What is EBITDA

This denotes the company’s earnings before certain deductions like interest, taxes, depreciation and amortization. The expansion of EBITDA is earnings before interest, taxes, depreciation and amortization. This helps the investors to know what is the earning that the company makes before making the above deductions. This helps them investing money especially when the company is new, to find out whether it can sustain in the market after making these deductions.

If the numbers of EBITDA has a good growth rate some investors may use this gross rate rather the net margin. This helps the investors to understand that they rate of return on investments will also turn out to be good. The EBITDA also has some impending problems. It might leave out a lot of other expenses there by it may not show us the realistic profitability of the company. This might lead to not projecting the actual cash that is flowing into the organization.

Let’s see the factors that EBITDA neglects, the amount required for working capital, certain fixed expenses, pending debt payments, certain capital expenditures etc.  Capital expenditure is a vital expense and an ongoing expense in any organization, if this is not taken into account by EBITDA the investors might land up with wrong figures when they calculate their return on investment.

Any business would not like to fiddle with its EBITDA; hence it is always better if the management can sit with its investors to understand what they are looking for. EBITDA does not come under the GAAP the company has to make its own adjustments when they calculate this amount. Usually for depreciation figures they may have to devalue their assets if it is very old to arrive at the proper figure. Likewise sometimes the organization might have failed to collect its receivables; this may result in negative cash flow that affects the EBITDA.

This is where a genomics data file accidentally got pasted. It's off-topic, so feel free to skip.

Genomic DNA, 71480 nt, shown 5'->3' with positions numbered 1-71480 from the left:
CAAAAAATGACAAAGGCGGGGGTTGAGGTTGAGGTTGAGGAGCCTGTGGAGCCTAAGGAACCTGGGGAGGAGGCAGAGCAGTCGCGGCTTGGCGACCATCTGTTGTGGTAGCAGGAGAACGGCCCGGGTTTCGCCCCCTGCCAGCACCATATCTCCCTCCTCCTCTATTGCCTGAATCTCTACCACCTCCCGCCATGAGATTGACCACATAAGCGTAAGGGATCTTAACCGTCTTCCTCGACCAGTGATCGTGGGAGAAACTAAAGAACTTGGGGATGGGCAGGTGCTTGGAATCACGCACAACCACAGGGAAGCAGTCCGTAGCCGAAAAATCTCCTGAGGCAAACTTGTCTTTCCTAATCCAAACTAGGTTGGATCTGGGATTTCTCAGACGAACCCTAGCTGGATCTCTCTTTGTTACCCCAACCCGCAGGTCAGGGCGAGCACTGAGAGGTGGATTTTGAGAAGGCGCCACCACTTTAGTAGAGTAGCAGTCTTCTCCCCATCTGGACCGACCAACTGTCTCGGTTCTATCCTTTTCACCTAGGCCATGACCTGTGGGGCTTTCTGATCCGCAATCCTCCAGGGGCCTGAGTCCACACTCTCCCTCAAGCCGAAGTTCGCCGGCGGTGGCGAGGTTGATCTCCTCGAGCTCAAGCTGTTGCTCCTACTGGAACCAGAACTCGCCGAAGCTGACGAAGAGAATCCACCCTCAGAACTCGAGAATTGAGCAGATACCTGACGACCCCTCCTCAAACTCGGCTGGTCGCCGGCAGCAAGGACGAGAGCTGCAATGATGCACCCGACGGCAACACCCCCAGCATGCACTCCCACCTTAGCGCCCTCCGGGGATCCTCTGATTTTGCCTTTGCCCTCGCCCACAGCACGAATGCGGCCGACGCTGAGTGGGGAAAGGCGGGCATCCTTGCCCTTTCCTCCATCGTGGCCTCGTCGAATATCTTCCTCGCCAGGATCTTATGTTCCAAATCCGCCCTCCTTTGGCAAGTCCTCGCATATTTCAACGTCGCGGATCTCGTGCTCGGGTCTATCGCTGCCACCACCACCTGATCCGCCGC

Hence EBITDA must not only be the only means to calculate the company’s value. As discussed earlier they must have to consider other metrics like capital expenditure, other monitory accruals. Here one has to understand that  EBITDA has its own flaws, hence while making adjustment entries the accountant should be very careful not to make any major undervaluation if assets. Not only this the lenders also divide the interest on the money lent by EBITDA in order to determine the firm’s risk in paying them back.

The more cash is available with the company to pay off the interest the less risk the company will face. In case if the interest rates start rising this means the value tends to fall sharply. This in turn makes it very expensive to pay off the interest. Hence caution is the only mantra that the organization has to follow when it is calculating EBITDA.

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